Religious Support and Emotional Functioning in India Across Three Major Religions
Relationships between faith (Hindu, Christian, and Muslim), religious support, life satisfaction, and depression were assessed among 511 university students in India. As hypothesized, the three-scale structure of the Multi-Faith Religious Support Scale (MFRSS) was supported across religious groups. For Christians, God Support and Religious Participant Support related to higher levels of life satisfaction even after controlling for general social support. For Muslims, God Support was linked to less depression as expected, but contrary to hypotheses, the effect did not remain significant after controlling for general social support. For Hindus, the three aspects of the MFRSS did not relate to emotional functioning, suggesting that religious support might not be a significant resource regarding emotional functioning for this faith group. Hypothesized group differences were found regarding religious support, with Christians reporting the most God Support and Religious Participant Support and Hindus reporting the least. Overall, the results suggested that religious support functioned differently for each religious group in India, with greatest relevance for Christians and least for Hindus. Cultural variations that may have contributed to the results were discussed, as well as implications for the findings and future directions for research.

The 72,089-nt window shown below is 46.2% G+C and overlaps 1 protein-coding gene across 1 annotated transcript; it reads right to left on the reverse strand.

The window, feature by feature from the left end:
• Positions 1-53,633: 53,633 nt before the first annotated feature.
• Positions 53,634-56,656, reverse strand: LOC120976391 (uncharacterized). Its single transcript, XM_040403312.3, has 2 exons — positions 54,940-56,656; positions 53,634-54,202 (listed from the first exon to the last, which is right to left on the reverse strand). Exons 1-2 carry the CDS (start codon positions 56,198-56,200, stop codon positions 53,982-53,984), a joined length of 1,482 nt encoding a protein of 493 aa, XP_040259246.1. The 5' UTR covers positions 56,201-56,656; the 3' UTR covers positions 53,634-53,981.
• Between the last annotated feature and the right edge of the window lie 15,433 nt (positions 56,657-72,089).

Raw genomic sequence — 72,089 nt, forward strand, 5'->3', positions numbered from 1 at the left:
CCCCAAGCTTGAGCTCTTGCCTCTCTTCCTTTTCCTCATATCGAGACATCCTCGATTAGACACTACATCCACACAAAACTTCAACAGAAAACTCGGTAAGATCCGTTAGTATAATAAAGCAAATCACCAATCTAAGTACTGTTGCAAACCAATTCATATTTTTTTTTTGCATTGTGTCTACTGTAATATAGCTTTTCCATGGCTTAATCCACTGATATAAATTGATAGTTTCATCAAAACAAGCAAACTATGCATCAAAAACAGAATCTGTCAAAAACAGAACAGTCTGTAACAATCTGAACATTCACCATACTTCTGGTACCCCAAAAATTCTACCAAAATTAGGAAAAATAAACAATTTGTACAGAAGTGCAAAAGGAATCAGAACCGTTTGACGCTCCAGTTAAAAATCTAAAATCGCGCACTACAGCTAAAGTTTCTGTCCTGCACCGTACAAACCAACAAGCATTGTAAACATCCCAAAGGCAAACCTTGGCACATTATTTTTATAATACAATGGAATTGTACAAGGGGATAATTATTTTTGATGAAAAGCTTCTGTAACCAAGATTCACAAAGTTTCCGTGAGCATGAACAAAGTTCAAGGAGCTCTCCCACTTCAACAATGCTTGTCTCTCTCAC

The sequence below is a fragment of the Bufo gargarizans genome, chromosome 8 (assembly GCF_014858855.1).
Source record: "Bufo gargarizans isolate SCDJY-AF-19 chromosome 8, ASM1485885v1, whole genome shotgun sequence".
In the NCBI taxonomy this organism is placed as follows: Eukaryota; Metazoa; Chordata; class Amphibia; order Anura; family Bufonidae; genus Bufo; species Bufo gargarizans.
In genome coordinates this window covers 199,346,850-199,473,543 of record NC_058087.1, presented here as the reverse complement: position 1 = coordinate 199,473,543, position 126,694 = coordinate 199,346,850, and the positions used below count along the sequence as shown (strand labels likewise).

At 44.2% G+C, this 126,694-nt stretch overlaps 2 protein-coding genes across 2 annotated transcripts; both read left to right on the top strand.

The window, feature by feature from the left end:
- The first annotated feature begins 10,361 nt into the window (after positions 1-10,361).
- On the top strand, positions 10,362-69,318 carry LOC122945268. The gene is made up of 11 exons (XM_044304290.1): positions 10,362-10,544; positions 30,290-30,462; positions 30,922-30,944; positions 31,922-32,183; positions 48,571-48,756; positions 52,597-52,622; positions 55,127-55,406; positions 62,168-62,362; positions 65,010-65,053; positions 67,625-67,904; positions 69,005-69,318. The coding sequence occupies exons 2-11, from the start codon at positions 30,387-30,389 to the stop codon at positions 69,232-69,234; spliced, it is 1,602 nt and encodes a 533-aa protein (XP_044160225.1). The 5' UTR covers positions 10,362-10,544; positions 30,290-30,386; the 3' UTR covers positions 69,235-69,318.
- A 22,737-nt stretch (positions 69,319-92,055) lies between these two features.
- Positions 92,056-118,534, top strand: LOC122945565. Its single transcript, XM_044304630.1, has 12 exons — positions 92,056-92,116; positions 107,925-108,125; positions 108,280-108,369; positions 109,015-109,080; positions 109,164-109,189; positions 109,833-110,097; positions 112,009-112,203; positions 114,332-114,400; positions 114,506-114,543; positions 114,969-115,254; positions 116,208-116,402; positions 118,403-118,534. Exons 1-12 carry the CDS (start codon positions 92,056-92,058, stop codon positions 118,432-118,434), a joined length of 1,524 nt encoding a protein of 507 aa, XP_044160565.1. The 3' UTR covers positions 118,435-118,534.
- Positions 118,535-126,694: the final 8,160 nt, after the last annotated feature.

PSYD in Clinical Psychology
Emotions, College students, Hindu, Christian, Muslim, India
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